'I have found out some information on HMS India though and have discovered that some of her log book entries have been scanned online. It clearly shows on her log books that she was operating from Sheerness on the 29th April. Unfortunately there's no date on my Great Grandfather's post card, but it is reasonable to presume that my Grandfather was aboard her at this time as according to the log book she later operated from Glasgow and was sunk a few months later around the 8th August, 1915. When my Great Grandfather died, My grandfather was sent to the Royal Naval Hospital at Greenwich as a Naval orphan.'(See Below)



325IOS - William's Gradfather

Image and text courtesy of William Aers


5. Harold Herbert Back

320IOS - Harold Herbert Back

321IOS - Harold Herbert Back serving with The Lancashire Fusiliers between 1886-1904 (2)

War Memorial at Sheerness

Images and information Courtesy of the Dymchurch and District Heritage Group

6. Gotha Air Raid

Gotha Air Raid

On the 5th of June 1917 a German Gotha plane was aiming for the Dockyard at Sheerness and missed. It did leave several shrapnel marks in the historic Dockyard wall and blew up the site of the Criterion Hotel and Criterion Music Hall. The Music Hall has been restored by volunteers from the Blue Town Heritage Centre and is now holding seasons of Music Hall



Part of the Blue Town Heritage Centre collection

7. James McCudden

James McCudden was one of the most decorate aviators in the First World War. He received the Victoria Cross. His family lived in Sheerness and he and his brothers lost their lives as some of the first aviators to go to war. There is a small commemorative plaque in the Catholic Church in Sheerness.



83IOS - James McCudden

Image and information courtesy of the Sheerness Heritage Centre Website & Blue Town Heritage Collection

8. Barbed Wire Island

82IOS - Barbed Wire Island

The Isle of Sheppey lies in the mouth of the River Thames opposite Southend. It has stood guard as a defence for the Dockyard at Chatham and the city of London since the 1800’s. The Royal Naval Dockyard was the centre of activity for the preparation of ships for battle. The Royal Naval air station was at Eastchurch and all the aviation activities for the country were organised from Sheerness Dockyard by Captain Scarlett. There was also a military barracks at Blue Town. Internal passports were issued because this was an area of high security.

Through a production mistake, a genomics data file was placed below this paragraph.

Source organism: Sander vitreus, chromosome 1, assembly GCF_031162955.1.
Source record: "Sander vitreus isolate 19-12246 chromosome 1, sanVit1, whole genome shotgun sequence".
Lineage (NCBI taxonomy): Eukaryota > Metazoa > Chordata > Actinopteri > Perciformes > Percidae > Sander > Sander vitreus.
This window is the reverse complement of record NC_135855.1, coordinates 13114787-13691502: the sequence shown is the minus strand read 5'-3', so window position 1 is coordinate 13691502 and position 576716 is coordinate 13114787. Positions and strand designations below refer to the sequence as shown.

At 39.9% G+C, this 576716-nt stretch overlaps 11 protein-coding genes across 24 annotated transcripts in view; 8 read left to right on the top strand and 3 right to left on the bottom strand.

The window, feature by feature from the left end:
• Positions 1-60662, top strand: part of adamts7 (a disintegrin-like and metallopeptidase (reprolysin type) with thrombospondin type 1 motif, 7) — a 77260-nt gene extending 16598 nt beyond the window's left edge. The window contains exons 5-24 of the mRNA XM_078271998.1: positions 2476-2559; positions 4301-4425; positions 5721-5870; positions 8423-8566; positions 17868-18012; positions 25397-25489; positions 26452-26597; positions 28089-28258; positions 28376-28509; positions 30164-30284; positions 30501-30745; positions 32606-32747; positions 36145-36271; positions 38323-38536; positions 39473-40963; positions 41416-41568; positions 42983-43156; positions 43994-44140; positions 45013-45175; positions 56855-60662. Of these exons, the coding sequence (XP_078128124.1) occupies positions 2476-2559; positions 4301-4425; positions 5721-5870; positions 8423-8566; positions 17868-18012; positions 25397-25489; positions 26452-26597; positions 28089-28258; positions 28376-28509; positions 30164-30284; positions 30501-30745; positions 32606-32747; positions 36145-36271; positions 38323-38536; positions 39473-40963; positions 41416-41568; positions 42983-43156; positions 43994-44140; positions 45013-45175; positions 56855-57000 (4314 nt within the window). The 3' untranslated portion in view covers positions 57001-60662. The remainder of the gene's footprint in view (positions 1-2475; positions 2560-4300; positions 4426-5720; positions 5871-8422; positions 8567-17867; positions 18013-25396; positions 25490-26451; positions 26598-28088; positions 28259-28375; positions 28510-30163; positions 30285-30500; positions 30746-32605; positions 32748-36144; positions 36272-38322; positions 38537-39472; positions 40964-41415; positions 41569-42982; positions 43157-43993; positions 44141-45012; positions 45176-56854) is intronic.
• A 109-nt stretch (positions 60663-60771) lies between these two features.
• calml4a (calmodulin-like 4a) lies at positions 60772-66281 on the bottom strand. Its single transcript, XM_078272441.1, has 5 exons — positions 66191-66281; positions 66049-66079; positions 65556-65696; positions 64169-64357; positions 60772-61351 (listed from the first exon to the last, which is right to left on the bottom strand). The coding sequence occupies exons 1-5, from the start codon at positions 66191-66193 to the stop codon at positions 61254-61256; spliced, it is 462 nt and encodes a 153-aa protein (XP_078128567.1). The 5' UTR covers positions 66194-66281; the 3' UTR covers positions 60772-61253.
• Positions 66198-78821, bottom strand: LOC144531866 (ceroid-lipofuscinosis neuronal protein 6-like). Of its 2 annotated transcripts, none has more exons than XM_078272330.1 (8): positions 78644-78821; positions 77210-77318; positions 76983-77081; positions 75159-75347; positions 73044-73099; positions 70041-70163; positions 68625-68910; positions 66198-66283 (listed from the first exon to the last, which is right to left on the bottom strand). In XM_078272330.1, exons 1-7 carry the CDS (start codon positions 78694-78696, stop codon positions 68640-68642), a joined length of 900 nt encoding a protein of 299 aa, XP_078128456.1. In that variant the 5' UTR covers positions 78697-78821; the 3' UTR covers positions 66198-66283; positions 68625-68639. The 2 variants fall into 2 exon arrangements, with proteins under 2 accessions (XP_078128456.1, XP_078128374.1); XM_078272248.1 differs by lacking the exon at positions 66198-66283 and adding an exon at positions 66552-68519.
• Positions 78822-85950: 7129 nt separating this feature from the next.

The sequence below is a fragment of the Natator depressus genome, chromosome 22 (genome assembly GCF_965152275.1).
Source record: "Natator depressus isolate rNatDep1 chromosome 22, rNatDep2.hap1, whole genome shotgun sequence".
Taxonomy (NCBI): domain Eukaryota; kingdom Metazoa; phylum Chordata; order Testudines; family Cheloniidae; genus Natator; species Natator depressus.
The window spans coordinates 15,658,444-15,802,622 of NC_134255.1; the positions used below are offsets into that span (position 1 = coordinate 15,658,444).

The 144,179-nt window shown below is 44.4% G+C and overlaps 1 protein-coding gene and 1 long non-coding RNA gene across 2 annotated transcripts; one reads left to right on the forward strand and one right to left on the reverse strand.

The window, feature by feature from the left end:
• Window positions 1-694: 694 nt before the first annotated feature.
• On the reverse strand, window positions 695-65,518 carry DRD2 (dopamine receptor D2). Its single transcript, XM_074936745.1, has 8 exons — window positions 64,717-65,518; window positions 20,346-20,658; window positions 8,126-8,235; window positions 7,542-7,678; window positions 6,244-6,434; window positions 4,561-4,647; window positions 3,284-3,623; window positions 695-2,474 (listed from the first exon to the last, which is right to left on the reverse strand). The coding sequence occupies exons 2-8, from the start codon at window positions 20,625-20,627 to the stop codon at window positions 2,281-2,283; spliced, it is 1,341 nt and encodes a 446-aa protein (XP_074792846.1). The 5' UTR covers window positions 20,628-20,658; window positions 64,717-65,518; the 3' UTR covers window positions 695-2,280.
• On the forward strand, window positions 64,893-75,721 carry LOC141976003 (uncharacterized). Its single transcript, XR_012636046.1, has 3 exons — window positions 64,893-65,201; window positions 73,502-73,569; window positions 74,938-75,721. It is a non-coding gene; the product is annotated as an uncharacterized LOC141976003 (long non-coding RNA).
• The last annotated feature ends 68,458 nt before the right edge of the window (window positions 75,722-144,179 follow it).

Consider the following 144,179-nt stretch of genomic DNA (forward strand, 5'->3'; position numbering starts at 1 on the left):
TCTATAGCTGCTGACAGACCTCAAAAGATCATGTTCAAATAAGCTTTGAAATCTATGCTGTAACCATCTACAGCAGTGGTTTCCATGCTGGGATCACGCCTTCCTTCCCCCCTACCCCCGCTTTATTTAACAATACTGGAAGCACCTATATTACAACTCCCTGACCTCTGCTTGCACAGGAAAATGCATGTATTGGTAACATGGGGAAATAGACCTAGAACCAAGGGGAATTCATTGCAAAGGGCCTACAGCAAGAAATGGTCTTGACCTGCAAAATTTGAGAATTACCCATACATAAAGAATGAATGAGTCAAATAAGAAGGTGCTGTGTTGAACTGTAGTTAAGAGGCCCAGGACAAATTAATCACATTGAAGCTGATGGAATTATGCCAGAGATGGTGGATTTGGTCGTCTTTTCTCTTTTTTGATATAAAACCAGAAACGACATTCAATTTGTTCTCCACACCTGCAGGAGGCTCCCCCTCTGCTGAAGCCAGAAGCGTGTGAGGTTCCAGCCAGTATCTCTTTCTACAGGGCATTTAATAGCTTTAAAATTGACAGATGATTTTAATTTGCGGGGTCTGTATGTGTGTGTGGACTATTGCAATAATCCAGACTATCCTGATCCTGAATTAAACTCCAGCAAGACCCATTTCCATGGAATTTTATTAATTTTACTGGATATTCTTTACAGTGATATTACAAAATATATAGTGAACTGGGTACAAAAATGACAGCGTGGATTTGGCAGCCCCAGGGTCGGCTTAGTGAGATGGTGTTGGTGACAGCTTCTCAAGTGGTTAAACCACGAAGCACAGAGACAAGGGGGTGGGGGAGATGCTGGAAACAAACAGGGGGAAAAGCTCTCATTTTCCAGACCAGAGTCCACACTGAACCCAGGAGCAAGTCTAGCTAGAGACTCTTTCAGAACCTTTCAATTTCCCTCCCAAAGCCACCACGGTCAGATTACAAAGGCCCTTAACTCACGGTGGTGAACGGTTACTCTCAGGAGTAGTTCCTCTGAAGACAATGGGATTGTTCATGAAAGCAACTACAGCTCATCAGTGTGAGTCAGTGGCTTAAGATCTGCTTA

An exhibit from the Blue Town Heritage Centre

9. Sheerness Esplanade

This postcard was sent 1st December 1917 but it is not known when the image was taken however there is no barbed wire on the beach so it is probably 1914. It is interesting that there was a shortage of postcards as evidenced by the reference to visiting 5 shops. The x on the photo marks the beach shelter where the recipient of the card sat with “S”.



56IOS - Sheerness Esplanade (Front & Back of Postcard)

The transcribed text reads:



‘Dearest, Glad you’ve started but couldn’t get the PC. you wanted just been to five shops. Show this to P & tell him you sat there with J. Fancy snow, tell your friends we haven’t even seen a drop of rain for weeks, and despite the fact that it is December 1st there’s a blue sky over the head of your own, Kiddie Lines’



‘Miss K Cauley, ‘Claverley’, Victoria Road, Louth’



Courtesy of D Price

10. Sheerness Dockyard from the Pier

This postcard was sent 4th Oct 1919 but it is not known what date it was produced. This an interesting view of the dockyard with possibly a Naval Vessel behind the pier.



55IOS - Sheerness Docks from the Pier (Front & Back of Postcard)

The transcribed text reads:



‘My Own Jessie, I arrived at Sheerness all serene about 10:30 P.M yesterday. We are just off to southend Via London. I had to travel right thro’ London yesterday, we have been, when we finish the journey today, since Tuesday about 436 miles. I will have a lot to write about tomorrow. Excuse card dear love Ted.’



‘Miss J.Holton, ‘Field View’, Edge End Rd, Broadstairs, Kent’



Courtesy of D Price